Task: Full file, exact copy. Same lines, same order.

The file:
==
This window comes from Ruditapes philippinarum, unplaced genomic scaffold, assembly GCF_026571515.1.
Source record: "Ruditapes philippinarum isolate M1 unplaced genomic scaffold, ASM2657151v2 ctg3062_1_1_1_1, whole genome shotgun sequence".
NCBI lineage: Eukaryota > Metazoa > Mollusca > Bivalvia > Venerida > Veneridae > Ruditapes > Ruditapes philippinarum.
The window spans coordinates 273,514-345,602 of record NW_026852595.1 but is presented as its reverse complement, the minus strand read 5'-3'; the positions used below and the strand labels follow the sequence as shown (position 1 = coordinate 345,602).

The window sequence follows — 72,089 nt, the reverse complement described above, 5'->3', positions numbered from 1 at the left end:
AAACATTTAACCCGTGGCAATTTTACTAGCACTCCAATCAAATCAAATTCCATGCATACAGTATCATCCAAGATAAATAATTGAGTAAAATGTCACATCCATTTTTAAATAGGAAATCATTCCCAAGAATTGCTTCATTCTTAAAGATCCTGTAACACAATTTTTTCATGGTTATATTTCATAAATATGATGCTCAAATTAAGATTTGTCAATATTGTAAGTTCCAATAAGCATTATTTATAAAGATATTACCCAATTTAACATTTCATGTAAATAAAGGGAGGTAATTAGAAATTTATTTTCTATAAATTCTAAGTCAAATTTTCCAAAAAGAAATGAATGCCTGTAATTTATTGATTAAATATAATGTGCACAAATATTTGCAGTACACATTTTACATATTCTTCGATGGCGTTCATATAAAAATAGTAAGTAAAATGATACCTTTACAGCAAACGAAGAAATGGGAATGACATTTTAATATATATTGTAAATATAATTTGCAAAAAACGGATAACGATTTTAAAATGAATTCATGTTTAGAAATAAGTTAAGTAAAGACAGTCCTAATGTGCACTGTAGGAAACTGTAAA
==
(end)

This window comes from Ruditapes philippinarum, unplaced genomic scaffold, assembly GCF_026571515.1.
Source record: "Ruditapes philippinarum isolate M1 unplaced genomic scaffold, ASM2657151v2 ctg3062_1_1_1_1, whole genome shotgun sequence".
NCBI lineage: Eukaryota > Metazoa > Mollusca > Bivalvia > Venerida > Veneridae > Ruditapes > Ruditapes philippinarum.
The window spans coordinates 273,514-345,602 of record NW_026852595.1 but is presented as its reverse complement, the minus strand read 5'-3'; the positions used below and the strand labels follow the sequence as shown (position 1 = coordinate 345,602).

The window sequence follows — 72,089 nt, the reverse complement described above, 5'->3', positions numbered from 1 at the left end:
AAACATTTAACCCGTGGCAATTTTACTAGCACTCCAATCAAATCAAATTCCATGCATACAGTATCATCCAAGATAAATAATTGAGTAAAATGTCACATCCATTTTTAAATAGGAAATCATTCCCAAGAATTGCTTCATTCTTAAAGATCCTGTAACACAATTTTTTCATGGTTATATTTCATAAATATGATGCTCAAATTAAGATTTGTCAATATTGTAAGTTCCAATAAGCATTATTTATAAAGATATTACCCAATTTAACATTTCATGTAAATAAAGGGAGGTAATTAGAAATTTATTTTCTATAAATTCTAAGTCAAATTTTCCAAAAAGAAATGAATGCCTGTAATTTATTGATTAAATATAATGTGCACAAATATTTGCAGTACACATTTTACATATTCTTCGATGGCGTTCATATAAAAATAGTAAGTAAAATGATACCTTTACAGCAAACGAAGAAATGGGAATGACATTTTAATATATATTGTAAATATAATTTGCAAAAAACGGATAACGATTTTAAAATGAATTCATGTTTAGAAATAAGTTAAGTAAAGACAGTCCTAATGTGCACTGTAGGAAACTGTAAA